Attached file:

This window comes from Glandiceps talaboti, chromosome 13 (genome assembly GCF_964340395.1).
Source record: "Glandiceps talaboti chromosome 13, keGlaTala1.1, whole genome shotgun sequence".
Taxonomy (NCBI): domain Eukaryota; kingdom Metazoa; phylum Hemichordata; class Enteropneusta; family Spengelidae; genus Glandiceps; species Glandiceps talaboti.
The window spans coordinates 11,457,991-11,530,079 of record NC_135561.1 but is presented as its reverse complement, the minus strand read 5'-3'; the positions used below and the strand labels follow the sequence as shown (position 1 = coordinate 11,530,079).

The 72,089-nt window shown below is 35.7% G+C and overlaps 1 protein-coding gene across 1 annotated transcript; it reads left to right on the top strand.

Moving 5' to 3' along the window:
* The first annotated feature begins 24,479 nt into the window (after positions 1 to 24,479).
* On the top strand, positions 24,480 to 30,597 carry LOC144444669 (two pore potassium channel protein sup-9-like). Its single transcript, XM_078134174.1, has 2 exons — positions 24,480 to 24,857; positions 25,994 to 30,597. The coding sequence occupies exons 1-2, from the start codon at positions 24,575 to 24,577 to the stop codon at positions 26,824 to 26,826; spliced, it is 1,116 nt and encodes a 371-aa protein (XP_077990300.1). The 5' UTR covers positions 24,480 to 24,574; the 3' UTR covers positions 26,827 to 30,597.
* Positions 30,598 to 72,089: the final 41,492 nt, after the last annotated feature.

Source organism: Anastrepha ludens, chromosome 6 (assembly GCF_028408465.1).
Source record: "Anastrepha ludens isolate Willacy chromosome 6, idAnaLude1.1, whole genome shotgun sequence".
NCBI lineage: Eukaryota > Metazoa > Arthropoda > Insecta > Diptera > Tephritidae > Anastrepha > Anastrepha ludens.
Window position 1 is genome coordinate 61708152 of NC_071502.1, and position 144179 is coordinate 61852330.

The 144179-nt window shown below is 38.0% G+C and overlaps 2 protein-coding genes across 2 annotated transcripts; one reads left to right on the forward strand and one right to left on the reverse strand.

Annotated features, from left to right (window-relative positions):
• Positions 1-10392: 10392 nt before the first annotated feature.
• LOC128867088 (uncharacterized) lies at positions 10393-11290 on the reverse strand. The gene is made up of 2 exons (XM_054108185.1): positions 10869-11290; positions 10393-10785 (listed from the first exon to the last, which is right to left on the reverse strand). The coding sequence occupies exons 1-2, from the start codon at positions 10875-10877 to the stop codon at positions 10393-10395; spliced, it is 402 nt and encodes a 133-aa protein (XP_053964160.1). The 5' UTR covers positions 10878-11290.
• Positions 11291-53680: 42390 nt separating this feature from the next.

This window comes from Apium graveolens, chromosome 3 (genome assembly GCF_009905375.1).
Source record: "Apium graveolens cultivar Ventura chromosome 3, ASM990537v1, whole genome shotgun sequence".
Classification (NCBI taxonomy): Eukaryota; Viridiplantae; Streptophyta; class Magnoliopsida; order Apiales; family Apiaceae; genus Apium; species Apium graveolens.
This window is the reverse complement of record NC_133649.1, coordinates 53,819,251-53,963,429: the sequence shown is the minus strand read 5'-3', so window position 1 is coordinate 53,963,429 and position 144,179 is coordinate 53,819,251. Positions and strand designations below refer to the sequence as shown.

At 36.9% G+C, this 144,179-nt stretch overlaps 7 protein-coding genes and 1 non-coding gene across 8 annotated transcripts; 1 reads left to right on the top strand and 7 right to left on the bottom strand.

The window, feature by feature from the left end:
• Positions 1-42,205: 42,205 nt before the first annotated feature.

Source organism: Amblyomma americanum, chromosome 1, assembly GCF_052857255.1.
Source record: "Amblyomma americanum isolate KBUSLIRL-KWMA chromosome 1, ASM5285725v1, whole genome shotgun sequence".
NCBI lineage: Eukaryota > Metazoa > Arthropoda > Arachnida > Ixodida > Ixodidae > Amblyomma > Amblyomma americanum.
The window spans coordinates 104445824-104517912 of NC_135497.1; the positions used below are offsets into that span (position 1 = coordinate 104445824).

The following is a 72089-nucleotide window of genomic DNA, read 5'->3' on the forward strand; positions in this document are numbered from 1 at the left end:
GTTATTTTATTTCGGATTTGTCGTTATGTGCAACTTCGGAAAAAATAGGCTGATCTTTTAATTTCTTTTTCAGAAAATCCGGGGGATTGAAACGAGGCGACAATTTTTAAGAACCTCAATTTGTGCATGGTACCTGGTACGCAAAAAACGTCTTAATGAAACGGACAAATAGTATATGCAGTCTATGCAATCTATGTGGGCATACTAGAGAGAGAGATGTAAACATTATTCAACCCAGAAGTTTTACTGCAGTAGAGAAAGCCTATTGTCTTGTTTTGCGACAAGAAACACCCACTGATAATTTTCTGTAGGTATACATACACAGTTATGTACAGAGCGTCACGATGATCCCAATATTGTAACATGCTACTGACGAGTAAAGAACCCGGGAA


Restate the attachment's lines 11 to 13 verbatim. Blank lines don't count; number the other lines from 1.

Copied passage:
Source record: "Anastrepha ludens isolate Willacy chromosome 6, idAnaLude1.1, whole genome shotgun sequence".
NCBI lineage: Eukaryota > Metazoa > Arthropoda > Insecta > Diptera > Tephritidae > Anastrepha > Anastrepha ludens.
Window position 1 is genome coordinate 61708152 of NC_071502.1, and position 144179 is coordinate 61852330.